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The women's advocacy group UltraViolet ended the first day of Judge Brett Kavanaugh's confirmation hearing with a visual statement regarding his historic unpopularity displayed on the U.S. Supreme Court.

The women's advocacy group UltraViolet ended the first day of Judge Brett Kavanaugh's confirmation hearing with a visual statement regarding his historic unpopularity displayed on the U.S. Supreme Court. (Photo: UltraViolet/Twitter)

Activists Project 'Roe v. Wade More Popular Than Kavanaugh' on U.S. Supreme Court

"There is a reason that support for Roe is at a historic high while support for Kavanaugh is at a historic low: The American public understands what is at stake with this vote."

Julia Conley

Following the arrests of dozens of protesters on the first day of Judge Brett Kavanaugh's Supreme Court confirmation hearing, the women's advocacy group UltraViolet wrapped up the day with a strong visual statement, projected onto the Supreme Court, demonstrating why it joined with others to lead the protests.

"Roe vs. Wade is more popular than Brett Kavanaugh," the projection read.

The words were visible on the front of the building late Tuesday night, echoing advertisements that had been posted in the nation's capitol earlier in the day. The campaign is set to continue throughout the week, with signs in Washington, D.C.'s taxi cabs and posters on Capitol Hill.

"If Brett Kavanaugh is appointed to the Supreme Court, he will undoubtedly be the deciding vote to gut Roe v. Wade and criminalize abortion, bringing us back to a dark chapter in this country's history that forced women into unsafe, illegal abortion," said Karin Roland, chief campaigns officer for UltraViolet, in a statement. "There is a reason that support for Roe is at a historic high while support for Kavanaugh is at a historic low: The American public understands what is at stake with this vote."

Polls taken since Kavanaugh's nomination was announced in July have found that 71 percent of Americans want the Supreme Court to uphold Roe vs. Wade, the 1973 case which affirmed American women's right to obtain abortion care.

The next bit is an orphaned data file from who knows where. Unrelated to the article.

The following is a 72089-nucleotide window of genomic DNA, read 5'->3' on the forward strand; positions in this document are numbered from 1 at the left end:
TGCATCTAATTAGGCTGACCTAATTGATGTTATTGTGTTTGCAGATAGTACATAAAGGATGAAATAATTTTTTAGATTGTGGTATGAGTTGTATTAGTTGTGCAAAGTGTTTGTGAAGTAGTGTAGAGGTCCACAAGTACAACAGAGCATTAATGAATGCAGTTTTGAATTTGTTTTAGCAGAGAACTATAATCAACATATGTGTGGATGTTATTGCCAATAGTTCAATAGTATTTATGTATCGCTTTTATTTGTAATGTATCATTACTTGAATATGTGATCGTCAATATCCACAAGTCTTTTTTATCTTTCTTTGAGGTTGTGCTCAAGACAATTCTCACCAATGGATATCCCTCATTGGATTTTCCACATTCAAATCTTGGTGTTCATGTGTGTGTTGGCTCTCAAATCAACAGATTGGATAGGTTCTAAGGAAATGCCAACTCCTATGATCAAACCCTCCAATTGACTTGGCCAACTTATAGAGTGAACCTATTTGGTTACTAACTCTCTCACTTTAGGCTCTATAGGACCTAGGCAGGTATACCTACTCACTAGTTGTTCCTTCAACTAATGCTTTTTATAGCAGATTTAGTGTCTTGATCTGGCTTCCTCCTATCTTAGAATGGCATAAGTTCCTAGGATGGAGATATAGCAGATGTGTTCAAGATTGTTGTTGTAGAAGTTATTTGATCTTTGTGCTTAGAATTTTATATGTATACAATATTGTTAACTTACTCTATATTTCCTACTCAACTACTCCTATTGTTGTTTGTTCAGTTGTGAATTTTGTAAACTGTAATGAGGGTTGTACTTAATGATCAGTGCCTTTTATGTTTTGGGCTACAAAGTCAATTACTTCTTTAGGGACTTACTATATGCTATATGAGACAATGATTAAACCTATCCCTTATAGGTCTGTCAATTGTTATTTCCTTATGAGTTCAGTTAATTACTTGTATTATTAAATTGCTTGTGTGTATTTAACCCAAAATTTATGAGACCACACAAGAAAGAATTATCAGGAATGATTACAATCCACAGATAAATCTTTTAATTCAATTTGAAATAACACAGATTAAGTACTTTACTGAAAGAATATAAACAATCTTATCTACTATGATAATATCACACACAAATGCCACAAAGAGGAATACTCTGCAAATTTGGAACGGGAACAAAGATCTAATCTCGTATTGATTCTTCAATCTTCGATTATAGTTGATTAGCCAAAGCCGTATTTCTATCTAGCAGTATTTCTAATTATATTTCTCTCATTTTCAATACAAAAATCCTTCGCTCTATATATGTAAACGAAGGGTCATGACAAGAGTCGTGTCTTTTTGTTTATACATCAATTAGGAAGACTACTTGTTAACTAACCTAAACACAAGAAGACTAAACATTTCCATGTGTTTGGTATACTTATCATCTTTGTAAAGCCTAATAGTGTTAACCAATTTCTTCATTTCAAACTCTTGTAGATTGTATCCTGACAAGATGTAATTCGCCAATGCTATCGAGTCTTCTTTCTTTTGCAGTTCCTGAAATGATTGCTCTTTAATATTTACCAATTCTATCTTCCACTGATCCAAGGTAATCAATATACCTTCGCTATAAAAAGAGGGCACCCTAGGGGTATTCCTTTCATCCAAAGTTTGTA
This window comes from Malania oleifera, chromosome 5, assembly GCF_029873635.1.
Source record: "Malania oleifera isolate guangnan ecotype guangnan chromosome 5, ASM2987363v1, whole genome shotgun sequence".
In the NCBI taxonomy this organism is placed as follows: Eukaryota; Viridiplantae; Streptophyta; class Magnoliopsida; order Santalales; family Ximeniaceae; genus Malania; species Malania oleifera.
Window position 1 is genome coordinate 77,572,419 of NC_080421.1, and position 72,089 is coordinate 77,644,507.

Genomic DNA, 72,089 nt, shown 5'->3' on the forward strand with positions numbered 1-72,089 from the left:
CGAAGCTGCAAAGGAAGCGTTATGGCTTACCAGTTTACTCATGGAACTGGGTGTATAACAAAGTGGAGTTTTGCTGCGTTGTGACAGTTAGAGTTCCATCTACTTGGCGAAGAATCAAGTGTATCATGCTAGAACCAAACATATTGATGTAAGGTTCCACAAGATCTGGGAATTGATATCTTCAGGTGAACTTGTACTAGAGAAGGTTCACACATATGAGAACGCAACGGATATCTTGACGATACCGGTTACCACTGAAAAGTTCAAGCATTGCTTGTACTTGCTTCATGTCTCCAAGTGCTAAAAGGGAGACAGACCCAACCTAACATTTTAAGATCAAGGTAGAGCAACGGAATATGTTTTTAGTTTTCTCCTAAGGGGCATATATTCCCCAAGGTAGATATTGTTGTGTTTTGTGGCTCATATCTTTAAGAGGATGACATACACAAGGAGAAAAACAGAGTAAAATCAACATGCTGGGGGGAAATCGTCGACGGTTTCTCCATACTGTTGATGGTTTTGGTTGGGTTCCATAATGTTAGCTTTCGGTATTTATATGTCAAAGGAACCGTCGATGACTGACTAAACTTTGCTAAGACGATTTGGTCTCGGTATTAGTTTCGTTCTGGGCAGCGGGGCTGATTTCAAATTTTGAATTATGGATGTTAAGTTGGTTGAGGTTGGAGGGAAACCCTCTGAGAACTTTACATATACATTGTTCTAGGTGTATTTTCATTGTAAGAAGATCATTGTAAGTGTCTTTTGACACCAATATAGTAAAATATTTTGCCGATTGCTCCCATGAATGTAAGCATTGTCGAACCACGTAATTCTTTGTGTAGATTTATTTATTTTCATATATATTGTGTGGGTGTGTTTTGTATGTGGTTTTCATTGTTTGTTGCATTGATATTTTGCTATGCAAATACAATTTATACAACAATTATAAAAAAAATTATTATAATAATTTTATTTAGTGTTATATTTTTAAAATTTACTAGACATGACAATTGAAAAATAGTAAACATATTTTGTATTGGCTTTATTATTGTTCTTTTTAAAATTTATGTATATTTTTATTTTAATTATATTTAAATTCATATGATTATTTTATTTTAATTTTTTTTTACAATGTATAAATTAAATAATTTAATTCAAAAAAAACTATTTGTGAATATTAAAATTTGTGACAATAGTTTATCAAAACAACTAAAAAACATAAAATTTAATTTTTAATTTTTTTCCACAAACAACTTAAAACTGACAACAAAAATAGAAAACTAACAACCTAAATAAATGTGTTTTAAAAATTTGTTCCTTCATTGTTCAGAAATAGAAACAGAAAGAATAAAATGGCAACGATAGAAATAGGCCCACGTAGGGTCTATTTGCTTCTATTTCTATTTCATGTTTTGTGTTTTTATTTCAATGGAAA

"Any senator who votes for Kavanaugh is voting to overturn Roe vs. Wade, criminalize abortion, punish millions of women, and cement the worst policies of the Trump Administration into law for a lifetime." —Shaunna Thomas, UltraViolet

Meanwhile, Kavanaugh has proven to be the least popular Supreme Court nominee in decades, with just 37 percent of voters approving of the anti-choice, anti-gun control extremist who has argued that presidents should not be subjected to criminal probes or questioning—a highly relevant issue for a president who is being investigated for potential obstruction of justice and collusion to interfere with the election he won.

Despite the deeply unpopular nominee, wrote Philadelphia Inquirer columnist Will Bunch at the conclusion of Kavanaugh's first day of hearing, "there's little doubt that the 51 GOP senators representing less than half of the Kavanaugh-disliking public will be able to ram this thing though, probably with help from one or two weak-kneed Democrats up for re-election in the so-called red states."

"Any senator who votes for Kavanaugh is voting to overturn Roe vs. Wade, criminalize abortion, punish millions of women, and cement the worst policies of the Trump Administration into law for a lifetime," said Shaunna Thomas, UltraViolet's executive director, before the confirmation hearing began. "A vote for Kavanaugh is a vote against women and against the rights and freedoms of millions of Americans."


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